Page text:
In this tech age world of ever growing megapixels and hefty awe inducing dslr gear I am here to make a stand for the humble cellphone camera. Now, 4 to 5 years ago this conversation would be irrelevant but that little dot on the back of your cellphone has come a long way since then. In fact, beyond snapping a photo of your morning meal and a quick makeup selfie in the bathroom mirror, you can take some very blog worthy images using nothing more than your phone.
My current device is a Samsung Galaxy S3, which due to certain technical details, I have chosen over the ever popular iPhone option. It features 8MP in the front with auto focus (as well as tap focus), flash option and a self timer. For regular everyday lighting conditions, any camera with 5-6MP is a good start. Up to a certain threshold the megapixel isn’t going to magically give you exceptionally better photographs but one aspect that you should look into is the aperture specifications (mine is f/2.6). This will determine how much depth of field you can achieve to give you more control between foreground and background in multi-layered photo scenes.
Now let’s get into some nitty gritty examples, all of which were taken with my cellphone camera to illustrate some ideas to keep in mind as you snap away.
While there are many approaches to creating an eye catching image, the easiest place to start is looking for setup that give yous maximum contrast and to let the shape of your subject define the image. This is where the metering mechanism on your cellphone camera can be manipulated to great effect as it will often auto-adjust brightness depending on your point of focus. For this image (above) my daffodils were actually in front of a beige wall but with the direct sunlight streaming through the window to the top right corner. I tap focused on the flower which caused my camera to expose for the flowers while leaving the background completely black.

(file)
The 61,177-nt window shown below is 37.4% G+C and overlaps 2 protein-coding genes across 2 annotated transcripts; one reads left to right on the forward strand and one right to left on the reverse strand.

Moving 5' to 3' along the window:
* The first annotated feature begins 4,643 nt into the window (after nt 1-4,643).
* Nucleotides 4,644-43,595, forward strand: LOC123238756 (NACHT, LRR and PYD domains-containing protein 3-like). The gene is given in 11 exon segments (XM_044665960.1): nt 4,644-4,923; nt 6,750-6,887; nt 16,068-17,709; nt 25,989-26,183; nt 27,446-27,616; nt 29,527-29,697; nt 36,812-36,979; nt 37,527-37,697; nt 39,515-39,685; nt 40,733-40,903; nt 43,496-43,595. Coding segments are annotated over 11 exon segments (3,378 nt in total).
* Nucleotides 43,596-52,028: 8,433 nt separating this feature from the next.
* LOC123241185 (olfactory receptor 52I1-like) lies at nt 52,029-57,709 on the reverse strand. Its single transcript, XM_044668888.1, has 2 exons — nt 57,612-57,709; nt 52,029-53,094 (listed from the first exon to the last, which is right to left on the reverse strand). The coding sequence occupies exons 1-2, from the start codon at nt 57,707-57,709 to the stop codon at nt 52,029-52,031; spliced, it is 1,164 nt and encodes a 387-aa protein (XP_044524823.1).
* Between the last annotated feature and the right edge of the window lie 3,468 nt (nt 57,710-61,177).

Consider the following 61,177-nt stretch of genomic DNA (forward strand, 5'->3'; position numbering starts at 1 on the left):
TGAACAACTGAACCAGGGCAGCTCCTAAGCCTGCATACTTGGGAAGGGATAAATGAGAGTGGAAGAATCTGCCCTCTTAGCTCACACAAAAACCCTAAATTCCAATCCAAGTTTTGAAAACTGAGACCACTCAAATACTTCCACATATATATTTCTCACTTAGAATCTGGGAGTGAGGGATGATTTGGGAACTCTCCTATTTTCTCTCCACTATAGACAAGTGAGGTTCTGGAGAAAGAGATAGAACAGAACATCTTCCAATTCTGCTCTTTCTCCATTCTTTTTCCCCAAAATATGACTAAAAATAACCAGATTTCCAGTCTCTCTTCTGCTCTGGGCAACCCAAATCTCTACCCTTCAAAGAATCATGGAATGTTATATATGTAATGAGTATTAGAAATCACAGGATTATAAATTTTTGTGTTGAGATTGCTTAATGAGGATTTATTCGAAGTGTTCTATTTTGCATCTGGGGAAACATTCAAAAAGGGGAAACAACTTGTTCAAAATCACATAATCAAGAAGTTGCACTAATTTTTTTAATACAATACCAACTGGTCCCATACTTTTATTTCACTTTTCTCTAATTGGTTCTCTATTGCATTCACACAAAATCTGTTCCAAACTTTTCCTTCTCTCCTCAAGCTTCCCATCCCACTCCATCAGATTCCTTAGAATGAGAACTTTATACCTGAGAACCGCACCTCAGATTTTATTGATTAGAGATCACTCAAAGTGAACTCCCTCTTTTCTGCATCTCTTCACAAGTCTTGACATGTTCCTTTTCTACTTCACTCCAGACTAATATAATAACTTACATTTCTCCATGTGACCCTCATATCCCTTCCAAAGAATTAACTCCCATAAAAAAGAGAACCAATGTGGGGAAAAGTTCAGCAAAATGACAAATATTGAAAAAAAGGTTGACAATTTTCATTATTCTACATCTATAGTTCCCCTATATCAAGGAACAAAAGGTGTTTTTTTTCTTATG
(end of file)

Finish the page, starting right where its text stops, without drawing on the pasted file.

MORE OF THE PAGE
This is the exact same setup and background as the last image but this time I used a reflector (any shiny foiled surface will do) to create a ray of light on the left hand side to counteract the sun light from the right. I tap focused on the front flower that was not in direct full sunlight which prompted the camera to give a more balanced exposure reading. Then with an in phone app, I merely faded the image a little to give a more moody appeal.
Put harmonious colours together and you get a feeling of calm. Put bright contrasting colours together and you get an image that really grabs your attention. Sometimes you just happen to be in the right setup but you can create this scene like I did by putting down some hot pink tissue paper to bring out the yellow in the daffodil.
Natural objects such as trees and plants can be great subjects because their leaves and branches create direction and movement in your image. The various thick and thin branches create lines that the viewer’s eye can follow when looking at your photograph, going from one area to another. If we break this down by isolating the foreground or these two clusters of flowers, the branch on the left actually leads the eye into the image while the the branch on the left leads the eye out in a fluid movement.
What most people tend to love about fancy dslr cameras is their ability to create a bokeh effect, otherwise known as the ‘fuzzy background’ but this can easily be done by many camera phones as well. Remember the aperture specs I mentioned earlier? This helps to determine how much depth of field you can create between your closest object and your farthest object. My camera was able to capture the fine sand grain details in the glass bottle while fading out the background.
These days while I still squeal over the latest releases by the big name camera companies, I’ve grown a real appreciation for the convenience and the surprising quality produced by my cellphone. In fact, not only do I use them for Twitter and Facebook pages but they have made their way into the main feature of some blog posts as well. Don’t forget that your camera just is a tool through which you are the composer, creator and editor of your photographs.